Helen Mirren's SAG Acceptance Speech Is Raising Eyebrows

There are few actors who have the range or longevity of Dame Helen Mirren. The actress has appeared in everything from prestige dramas — playing Queen Elizabeth I and Queen Elizabeth II – to the "Fast and the Furious" franchise. She's even made an appearance on "Glee."

Mirren, however, isn't one for nostalgia. "I never keep any programs. I have no posters of myself up in my house. I just about keep my original working script. And even that, I lose, or give away, or something. I'm not one for keeping mementos of anything, honestly," she told Entertainment Weekly.

That being said, in advance of receiving this year's SAG Lifetime Achievement Award, Mirren agreed to look back on some of the highlights of her career, what drew her to certain roles — and why she's played a queen so many times. "I love a costume drama, I love costumes, I love getting fitted for costumes—when I see other actresses playing in costume dramas, I get jealous," Mirren said of her decision to star in 1994's "The Madness of King George," adding that "it's nice playing a queen because you always get great costumes."

As for how Mirren wound up on "Glee," her answer was simple: "I think a lot of my lovely gigs like that come from people thinking, 'Who's the most absurd person we could think of to do this?"

Honoring Mirren at the SAG Awards

On Sunday, following introductions from fellow British actresses Kate Winslet and Cate Blanchett and a montage of all of her many roles over the years, Dame Helen Mirren accepted the SAG Lifetime Achievement Award. And, of course, she did it in the most Mirren way possible, with an acceptance speech that was equal parts inspirational, humble, and funny.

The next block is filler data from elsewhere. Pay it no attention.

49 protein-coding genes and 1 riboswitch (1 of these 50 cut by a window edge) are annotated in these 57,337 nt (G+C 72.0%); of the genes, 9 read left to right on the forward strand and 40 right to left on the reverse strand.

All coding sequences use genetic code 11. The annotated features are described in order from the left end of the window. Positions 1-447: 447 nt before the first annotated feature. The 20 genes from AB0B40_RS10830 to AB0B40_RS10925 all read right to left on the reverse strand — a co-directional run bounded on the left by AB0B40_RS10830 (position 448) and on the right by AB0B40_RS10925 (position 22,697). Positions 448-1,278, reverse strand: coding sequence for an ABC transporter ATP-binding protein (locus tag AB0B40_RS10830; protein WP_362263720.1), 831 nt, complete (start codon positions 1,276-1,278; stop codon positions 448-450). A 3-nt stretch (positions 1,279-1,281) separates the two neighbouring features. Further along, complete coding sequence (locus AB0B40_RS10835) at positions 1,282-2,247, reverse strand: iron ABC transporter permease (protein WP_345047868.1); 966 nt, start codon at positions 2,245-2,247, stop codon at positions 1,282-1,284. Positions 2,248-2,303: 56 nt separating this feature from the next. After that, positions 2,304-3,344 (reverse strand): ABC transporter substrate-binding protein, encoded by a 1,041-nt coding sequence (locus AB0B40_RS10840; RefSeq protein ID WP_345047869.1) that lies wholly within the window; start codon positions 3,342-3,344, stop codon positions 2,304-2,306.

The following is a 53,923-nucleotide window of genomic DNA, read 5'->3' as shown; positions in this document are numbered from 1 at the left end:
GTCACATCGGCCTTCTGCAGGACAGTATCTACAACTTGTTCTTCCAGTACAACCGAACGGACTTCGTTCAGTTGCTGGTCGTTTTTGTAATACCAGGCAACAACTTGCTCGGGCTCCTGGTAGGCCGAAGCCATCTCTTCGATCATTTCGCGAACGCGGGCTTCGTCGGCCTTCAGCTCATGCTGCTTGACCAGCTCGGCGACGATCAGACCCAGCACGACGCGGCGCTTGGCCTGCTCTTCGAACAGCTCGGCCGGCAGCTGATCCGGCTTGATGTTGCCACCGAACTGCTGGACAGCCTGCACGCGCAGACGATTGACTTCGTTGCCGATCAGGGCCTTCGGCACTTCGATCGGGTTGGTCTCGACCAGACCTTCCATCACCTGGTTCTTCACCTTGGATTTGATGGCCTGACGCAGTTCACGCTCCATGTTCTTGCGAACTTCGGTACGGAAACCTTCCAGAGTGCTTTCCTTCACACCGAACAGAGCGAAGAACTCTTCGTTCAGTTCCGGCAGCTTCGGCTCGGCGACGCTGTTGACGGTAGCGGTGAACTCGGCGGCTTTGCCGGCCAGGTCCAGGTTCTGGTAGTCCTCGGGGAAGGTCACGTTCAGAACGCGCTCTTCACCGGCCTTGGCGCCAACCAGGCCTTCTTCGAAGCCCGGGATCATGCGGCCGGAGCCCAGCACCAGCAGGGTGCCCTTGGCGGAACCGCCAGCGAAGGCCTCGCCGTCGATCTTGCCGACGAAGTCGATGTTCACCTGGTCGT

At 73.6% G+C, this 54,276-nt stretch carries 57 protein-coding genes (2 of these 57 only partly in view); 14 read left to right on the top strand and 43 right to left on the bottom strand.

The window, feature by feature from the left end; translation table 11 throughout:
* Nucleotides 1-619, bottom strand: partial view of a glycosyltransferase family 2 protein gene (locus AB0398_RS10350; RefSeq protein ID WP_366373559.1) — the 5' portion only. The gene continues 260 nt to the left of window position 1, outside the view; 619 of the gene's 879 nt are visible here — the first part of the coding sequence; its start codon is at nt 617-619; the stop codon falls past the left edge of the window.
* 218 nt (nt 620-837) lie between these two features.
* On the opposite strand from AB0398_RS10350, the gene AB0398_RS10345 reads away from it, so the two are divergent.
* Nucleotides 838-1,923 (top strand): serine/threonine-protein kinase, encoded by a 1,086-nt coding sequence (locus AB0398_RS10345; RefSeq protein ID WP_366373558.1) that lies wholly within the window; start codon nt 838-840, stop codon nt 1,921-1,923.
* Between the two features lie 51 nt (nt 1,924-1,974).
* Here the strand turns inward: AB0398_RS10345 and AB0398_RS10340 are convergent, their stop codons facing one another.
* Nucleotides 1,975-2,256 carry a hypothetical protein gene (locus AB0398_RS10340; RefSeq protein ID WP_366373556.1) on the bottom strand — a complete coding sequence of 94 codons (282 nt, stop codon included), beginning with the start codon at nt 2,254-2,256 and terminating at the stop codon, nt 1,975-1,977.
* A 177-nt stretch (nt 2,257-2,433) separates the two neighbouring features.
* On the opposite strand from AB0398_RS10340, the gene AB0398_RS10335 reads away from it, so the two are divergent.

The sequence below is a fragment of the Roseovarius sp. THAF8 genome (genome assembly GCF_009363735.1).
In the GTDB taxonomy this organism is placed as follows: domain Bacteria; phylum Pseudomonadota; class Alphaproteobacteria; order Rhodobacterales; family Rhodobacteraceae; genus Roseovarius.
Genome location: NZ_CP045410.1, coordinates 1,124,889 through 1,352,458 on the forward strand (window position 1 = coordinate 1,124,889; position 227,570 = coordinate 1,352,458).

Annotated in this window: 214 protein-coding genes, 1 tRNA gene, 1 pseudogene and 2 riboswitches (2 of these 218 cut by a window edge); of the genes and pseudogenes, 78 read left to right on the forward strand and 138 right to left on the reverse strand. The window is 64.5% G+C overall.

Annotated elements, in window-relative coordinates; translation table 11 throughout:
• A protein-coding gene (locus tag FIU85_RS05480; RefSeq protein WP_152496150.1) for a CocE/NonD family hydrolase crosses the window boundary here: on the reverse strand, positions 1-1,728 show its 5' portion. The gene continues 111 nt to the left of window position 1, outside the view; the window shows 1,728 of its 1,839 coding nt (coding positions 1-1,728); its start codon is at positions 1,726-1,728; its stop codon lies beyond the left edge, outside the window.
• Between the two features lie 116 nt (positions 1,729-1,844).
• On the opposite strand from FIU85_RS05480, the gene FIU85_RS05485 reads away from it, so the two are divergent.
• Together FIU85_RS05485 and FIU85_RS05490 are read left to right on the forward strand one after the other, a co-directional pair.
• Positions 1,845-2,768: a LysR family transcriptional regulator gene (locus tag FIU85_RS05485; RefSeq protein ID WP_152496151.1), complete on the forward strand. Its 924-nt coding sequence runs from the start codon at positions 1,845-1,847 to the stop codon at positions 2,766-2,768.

"Lifetime achievement, sounds so grand," the 79-year-old said, addressing the evening's attendees (via E! News). "I suppose I'm still alive, so by that measure, I'm eligible. But honestly, any achievement that I've succeeded in is the result of my mantra, which is basically, 'Be on time and don't be an ass.'"

Mirren then went on to joke about how, despite how glamorous they may seem, actors, truly, are just like us.

"I get really p–sed off when I read or hear about actors being maligned as a group?" Mirren asked. "That lazy and false assumption of vanity when in my experience, which by now is considerable, the opposite is true...Together, we laugh, we weep, we worry, we change clothes, we throw up and we suffer diarrhea. Don't you? I mean, I do." The audience laughed, even if they were not expecting to hear the words "throw up" and "diarrhea" out of Dame Helen Mirren's mouth.

Mirren then went on to dedicate her award to her fellow thespians. "You're a magnificent tribe stretching across culture, history and time," she concluded. "This is for the actors."